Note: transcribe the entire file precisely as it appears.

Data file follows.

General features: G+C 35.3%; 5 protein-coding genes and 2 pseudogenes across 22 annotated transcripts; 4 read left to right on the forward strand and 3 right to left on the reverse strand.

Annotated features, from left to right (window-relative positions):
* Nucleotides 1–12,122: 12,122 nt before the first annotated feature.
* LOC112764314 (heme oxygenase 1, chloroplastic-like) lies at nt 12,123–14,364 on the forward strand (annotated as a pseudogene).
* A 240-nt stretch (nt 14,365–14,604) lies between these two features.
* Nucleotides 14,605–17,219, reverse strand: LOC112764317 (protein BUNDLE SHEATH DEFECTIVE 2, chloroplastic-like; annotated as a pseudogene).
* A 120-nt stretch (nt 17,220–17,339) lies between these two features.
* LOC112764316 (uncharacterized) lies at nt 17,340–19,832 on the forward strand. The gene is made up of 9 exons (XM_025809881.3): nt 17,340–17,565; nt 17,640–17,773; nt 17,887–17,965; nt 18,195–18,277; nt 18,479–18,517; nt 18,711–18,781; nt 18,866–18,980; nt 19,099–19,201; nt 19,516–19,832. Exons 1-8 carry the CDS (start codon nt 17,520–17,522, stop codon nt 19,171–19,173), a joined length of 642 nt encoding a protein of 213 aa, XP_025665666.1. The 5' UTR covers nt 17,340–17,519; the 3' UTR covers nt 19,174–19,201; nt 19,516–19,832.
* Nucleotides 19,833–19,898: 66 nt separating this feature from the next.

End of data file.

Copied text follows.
General features: G+C 35.3%; 5 protein-coding genes and 2 pseudogenes across 22 annotated transcripts; 4 read left to right on the forward strand and 3 right to left on the reverse strand.

Annotated features, from left to right (window-relative positions):
* Nucleotides 1–12,122: 12,122 nt before the first annotated feature.
* LOC112764314 (heme oxygenase 1, chloroplastic-like) lies at nt 12,123–14,364 on the forward strand (annotated as a pseudogene).
* A 240-nt stretch (nt 14,365–14,604) lies between these two features.
* Nucleotides 14,605–17,219, reverse strand: LOC112764317 (protein BUNDLE SHEATH DEFECTIVE 2, chloroplastic-like; annotated as a pseudogene).
* A 120-nt stretch (nt 17,220–17,339) lies between these two features.
* LOC112764316 (uncharacterized) lies at nt 17,340–19,832 on the forward strand. The gene is made up of 9 exons (XM_025809881.3): nt 17,340–17,565; nt 17,640–17,773; nt 17,887–17,965; nt 18,195–18,277; nt 18,479–18,517; nt 18,711–18,781; nt 18,866–18,980; nt 19,099–19,201; nt 19,516–19,832. Exons 1-8 carry the CDS (start codon nt 17,520–17,522, stop codon nt 19,171–19,173), a joined length of 642 nt encoding a protein of 213 aa, XP_025665666.1. The 5' UTR covers nt 17,340–17,519; the 3' UTR covers nt 19,174–19,201; nt 19,516–19,832.
* Nucleotides 19,833–19,898: 66 nt separating this feature from the next.